released on august 17 1959, but recorded in march and april of the previous year at columbia records' 30th street studio, miles davis' kind of blue has become the most successful jazz album of all time and not just purely on the basis of record sales. featuring trumpeter davis, saxophonists julian cannonball adderley and john coltrane, pianist bill evans, drummer jimmy cobb, and bassist paul chambers, it was a follow up to the modal experiments first heard on the previously released milestones album of 1958.
on october 7, 2008 it was certified as a triple platinum record based on sales figures and at the time of writing it was sitting at number 14 on the itunes jazz charts. quite an achievement for an album released fifty-six years ago. in this respect, it doesn't seem to stretch credibility too far to consider kind of blue as smooth jazz, mostly on what appears to be its continued appeal to such a broad church of contemporary listeners and its non-aggressive musicality. however it is several levels above albums from the likes of spyrogyra and george benson, perhaps more traditionally regarded as smooth jazz.
davis went on to become arguably the founder of jazz rock or fusion music, much of which does little for my jazz sensibilities, even if i wouldn't deny its influence on what could truly be regarded as contemporary jazz music.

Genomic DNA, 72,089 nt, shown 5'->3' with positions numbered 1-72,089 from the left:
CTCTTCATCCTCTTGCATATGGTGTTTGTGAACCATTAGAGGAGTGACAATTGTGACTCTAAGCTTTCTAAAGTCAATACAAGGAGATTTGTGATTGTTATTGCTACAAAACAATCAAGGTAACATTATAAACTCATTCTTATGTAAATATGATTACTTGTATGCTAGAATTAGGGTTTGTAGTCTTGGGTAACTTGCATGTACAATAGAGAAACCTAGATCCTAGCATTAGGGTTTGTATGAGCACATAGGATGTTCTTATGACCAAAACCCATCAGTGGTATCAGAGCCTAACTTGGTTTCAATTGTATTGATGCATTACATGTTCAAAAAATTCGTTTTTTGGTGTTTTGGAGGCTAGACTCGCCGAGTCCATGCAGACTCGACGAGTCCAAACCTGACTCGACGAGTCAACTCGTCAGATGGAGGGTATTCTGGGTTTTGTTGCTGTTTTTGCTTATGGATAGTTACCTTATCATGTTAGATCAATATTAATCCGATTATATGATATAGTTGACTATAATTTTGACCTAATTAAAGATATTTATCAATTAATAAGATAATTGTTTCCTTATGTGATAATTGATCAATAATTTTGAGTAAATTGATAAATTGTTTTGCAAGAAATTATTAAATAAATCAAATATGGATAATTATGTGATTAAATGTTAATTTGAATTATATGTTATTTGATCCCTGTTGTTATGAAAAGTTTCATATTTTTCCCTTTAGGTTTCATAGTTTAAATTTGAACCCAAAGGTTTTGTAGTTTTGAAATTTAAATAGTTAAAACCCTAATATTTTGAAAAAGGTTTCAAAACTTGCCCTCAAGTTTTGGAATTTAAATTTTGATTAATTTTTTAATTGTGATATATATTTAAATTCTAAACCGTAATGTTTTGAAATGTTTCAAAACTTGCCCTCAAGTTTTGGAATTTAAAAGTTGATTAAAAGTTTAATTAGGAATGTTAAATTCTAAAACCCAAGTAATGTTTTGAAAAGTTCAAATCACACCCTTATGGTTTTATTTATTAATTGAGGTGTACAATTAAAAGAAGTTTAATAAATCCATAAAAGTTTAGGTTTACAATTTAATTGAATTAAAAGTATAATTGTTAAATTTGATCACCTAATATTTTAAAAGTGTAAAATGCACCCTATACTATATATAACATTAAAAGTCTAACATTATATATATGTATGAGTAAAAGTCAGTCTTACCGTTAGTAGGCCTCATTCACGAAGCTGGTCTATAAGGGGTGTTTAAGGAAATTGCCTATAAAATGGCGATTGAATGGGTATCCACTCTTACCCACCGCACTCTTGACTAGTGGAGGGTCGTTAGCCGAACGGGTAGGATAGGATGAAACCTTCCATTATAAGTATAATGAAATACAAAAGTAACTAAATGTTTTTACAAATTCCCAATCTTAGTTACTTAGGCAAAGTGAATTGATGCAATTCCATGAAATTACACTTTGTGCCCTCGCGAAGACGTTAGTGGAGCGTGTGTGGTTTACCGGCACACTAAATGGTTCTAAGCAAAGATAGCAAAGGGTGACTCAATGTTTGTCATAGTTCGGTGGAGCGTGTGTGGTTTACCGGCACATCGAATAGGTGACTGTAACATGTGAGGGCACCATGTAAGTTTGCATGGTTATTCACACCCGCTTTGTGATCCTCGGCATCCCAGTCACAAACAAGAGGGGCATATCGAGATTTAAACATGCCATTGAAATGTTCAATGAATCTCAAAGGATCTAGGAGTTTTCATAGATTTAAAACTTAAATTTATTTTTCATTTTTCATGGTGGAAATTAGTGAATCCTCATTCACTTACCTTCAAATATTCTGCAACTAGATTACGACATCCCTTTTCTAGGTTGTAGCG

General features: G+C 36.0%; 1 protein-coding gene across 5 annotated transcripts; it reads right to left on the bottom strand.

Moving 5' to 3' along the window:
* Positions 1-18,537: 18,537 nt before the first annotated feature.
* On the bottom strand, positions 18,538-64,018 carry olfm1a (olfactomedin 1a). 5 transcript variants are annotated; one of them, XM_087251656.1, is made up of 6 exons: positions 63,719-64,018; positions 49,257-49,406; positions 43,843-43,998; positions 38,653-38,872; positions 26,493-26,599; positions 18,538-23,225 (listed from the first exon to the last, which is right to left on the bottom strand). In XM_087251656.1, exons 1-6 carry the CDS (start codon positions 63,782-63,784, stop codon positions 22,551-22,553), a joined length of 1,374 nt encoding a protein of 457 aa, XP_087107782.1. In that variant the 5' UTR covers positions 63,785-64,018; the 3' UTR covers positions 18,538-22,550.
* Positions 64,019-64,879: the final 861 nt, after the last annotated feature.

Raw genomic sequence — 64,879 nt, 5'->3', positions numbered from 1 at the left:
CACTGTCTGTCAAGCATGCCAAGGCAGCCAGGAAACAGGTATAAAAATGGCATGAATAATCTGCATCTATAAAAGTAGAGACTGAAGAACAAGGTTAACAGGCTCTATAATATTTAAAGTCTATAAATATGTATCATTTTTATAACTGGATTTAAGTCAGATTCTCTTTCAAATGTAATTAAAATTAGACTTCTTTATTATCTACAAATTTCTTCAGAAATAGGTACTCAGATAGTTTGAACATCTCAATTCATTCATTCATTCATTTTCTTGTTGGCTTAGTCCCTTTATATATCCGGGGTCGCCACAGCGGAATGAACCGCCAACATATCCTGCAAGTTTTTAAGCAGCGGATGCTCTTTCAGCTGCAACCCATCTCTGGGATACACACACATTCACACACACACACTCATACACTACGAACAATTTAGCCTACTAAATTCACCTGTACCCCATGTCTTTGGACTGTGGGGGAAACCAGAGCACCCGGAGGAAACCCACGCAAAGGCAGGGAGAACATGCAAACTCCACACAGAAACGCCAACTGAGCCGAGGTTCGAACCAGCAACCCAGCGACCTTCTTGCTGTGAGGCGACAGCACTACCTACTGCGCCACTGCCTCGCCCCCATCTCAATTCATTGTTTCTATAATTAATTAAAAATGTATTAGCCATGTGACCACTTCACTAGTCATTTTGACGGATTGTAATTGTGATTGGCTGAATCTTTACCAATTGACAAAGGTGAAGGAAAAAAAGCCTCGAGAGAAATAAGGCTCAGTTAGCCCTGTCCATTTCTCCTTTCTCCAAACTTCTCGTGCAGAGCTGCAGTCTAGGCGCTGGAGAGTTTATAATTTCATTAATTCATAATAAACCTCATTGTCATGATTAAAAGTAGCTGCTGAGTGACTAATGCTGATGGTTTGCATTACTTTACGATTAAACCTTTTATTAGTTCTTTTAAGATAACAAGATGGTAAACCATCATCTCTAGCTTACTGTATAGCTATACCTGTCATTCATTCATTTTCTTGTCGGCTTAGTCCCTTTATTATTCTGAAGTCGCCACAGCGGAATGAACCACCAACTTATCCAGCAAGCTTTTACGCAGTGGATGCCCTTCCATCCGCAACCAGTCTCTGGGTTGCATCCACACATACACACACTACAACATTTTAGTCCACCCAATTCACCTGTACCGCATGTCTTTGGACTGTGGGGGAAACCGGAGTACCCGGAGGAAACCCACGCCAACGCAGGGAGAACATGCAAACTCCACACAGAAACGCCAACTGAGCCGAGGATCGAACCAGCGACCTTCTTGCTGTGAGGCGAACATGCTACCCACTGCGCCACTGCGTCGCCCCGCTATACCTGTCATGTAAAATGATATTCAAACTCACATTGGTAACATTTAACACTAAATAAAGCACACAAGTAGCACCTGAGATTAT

in mid-september each year, the lagavulin islay jazz festival takes place over a weekend of idiosyncratic venues (a lighthouse?) across the island. remarkably few locals attend any of the concerts on offer, mostly on the basis of "i don't like jazz.", a phrase that sounds every bit as idiotic as "i don't like pop music."
jazz covers such a wide experience of differing styles and instrumentation, that i'm willing to bet that everybody would be capable of finding at least one corner of jazz that they'd find to their taste. there's a strong possibility that kind of blue would make an excellent starter for ten. but, on the basis that we generally discuss matters of the bicycle, you may find yourselves wondering whether you've typed the wrong url into the web browser's address bar.
but fear not, i offer this paean to a prime example of modern jazz in the strong likelihood that you might avail yourself of a pair of svelte clothing bibshorts. not, i assure you, as bizarre a notion as you might at first think.